The Salt Path
‘We stood at the front door, the bailiffs on the other side waiting to change the locks, to bar us from our old lives. We were about to leave the dimly lit, centuries-old house that had held us cocooned for twenty years. When we walked through the door we could never ever come back. We held hands and walked into the light.’
So begins this often moving and beautifully written account by a never previously published writer, of the epic walk which was undertaken in their fifties by her and her terminally ill husband along the 630-mile South West Coast Path, a journey which was the equivalent of climbing Mount Everest four times.
Raynor Winn and her husband Moth (who had acquired the nickname while being something of an eco-warrior in his youth) had suffered the double catastrophic blows of Moth being diagnosed with a rare and fatal degenerative disease, and of them being made bankrupt and losing their family home as a result of having had too much trust in a false friend. A sceptical reader may find something disingenuous in Winn’s description of the events leading up to their bankruptcy and eviction, but homeless they became. Spying an old paperback entitled ‘500 Mile Walkies’ about the South West Coast Path (a title which turned out to be a considerable understatement) while hiding from the bailiffs under the stairs in a futile attempt to buy a few minutes’ more time, Winn decided, ’I just knew we should walk. And now we had no choice’. So that’s what they did, buying a tent on eBay and two (as they were to find out) inadequately thin sleeping bags and armed only with £115 in cash and £48 per week in tax credits.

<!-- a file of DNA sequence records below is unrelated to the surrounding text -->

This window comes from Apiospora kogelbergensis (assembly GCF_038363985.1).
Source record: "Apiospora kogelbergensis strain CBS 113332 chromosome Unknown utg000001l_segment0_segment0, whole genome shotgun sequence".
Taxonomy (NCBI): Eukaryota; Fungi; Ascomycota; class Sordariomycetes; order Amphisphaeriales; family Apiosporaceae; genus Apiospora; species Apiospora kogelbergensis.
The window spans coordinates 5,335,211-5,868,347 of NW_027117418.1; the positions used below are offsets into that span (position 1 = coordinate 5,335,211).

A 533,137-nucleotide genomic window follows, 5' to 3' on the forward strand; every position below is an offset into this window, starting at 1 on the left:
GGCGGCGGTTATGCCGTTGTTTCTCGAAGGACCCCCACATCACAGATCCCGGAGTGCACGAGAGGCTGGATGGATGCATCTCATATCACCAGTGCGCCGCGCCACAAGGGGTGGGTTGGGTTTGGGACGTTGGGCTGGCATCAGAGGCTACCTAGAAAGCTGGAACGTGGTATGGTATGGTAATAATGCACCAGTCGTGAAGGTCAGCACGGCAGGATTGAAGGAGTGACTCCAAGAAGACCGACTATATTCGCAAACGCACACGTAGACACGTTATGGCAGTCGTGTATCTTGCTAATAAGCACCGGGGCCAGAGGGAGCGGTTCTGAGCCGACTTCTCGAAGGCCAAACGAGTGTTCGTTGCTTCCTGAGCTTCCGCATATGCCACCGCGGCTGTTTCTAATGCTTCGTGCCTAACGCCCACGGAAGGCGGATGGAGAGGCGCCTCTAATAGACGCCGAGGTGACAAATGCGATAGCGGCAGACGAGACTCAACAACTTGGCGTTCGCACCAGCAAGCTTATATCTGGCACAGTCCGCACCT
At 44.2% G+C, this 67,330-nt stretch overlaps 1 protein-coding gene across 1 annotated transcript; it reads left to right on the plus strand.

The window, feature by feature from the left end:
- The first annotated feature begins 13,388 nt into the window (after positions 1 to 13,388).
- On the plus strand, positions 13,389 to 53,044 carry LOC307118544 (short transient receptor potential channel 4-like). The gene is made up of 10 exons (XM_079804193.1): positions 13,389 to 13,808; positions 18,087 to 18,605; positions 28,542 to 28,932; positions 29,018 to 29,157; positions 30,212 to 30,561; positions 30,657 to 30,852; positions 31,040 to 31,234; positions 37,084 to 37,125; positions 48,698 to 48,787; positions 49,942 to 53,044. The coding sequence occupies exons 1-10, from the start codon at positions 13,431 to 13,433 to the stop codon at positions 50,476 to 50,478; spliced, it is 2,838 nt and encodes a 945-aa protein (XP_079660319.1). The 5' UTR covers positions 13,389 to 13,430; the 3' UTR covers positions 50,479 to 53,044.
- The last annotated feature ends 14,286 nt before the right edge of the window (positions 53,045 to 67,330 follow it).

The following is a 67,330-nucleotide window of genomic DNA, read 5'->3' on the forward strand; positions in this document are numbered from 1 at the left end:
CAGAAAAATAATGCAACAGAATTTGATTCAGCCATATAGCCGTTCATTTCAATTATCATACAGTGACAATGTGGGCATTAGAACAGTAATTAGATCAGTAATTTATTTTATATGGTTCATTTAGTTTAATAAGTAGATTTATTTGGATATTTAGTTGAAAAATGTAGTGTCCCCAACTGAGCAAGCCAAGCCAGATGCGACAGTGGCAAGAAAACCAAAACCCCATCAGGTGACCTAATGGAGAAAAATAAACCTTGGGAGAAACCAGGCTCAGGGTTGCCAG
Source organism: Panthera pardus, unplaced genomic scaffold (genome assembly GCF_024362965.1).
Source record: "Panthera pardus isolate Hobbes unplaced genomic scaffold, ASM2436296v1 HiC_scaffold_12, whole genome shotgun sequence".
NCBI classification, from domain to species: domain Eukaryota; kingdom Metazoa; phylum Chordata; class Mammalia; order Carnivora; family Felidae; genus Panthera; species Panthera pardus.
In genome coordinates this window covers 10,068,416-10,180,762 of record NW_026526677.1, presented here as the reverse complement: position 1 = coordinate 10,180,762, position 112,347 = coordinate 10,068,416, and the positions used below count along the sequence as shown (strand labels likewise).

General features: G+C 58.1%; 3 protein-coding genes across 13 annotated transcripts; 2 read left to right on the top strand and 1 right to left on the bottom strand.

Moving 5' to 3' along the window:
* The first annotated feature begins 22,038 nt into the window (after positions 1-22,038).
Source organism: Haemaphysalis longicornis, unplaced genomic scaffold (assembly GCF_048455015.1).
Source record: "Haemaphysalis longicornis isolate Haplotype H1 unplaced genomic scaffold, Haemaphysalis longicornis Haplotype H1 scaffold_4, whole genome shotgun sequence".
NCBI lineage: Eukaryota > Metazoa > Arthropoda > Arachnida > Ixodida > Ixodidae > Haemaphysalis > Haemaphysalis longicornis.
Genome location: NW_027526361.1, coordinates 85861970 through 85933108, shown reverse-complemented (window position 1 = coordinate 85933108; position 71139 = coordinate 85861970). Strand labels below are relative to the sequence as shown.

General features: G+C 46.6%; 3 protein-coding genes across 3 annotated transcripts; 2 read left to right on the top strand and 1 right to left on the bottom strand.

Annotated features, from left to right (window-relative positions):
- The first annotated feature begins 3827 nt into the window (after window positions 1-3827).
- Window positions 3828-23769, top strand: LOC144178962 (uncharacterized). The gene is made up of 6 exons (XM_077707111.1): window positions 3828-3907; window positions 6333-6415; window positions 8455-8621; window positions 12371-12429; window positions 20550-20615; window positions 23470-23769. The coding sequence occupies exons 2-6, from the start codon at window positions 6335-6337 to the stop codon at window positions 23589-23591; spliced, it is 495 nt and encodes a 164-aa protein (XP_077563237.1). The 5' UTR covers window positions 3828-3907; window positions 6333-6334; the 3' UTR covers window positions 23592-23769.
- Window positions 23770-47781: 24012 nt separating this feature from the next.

On their way they quickly found what it was like suddenly to become not merely members of the underbelly of society but not to be members of it at all, and frequently to be treated accordingly. Living through the worst that the Atlantic weather could throw at them and experiencing extreme cold and hunger, and at first total despair such that for many days the mere act of putting one foot in front of another was an achievement, they nevertheless endured. And slowly, despite the fact that his illness did not go away, Moth’s strength and wellbeing started improbably to improve and with it came a form of positive acceptance for them both.
The Salt Path has subsequently been taken up as a tract on homelessness, which in a way is unfortunate because the book is so much more than that. Whilst it is often unsparing in its description of what Raynor and Moth endured along the way, it is enjoyably laced throughout with shrewd irony and episodes of sharply observational humour. It is also an evocative hymn to the sometimes-savage glories of the seascape through which they were travelling but, ultimately, it is a powerfully uplifting tale of self-discovery and personal redemption.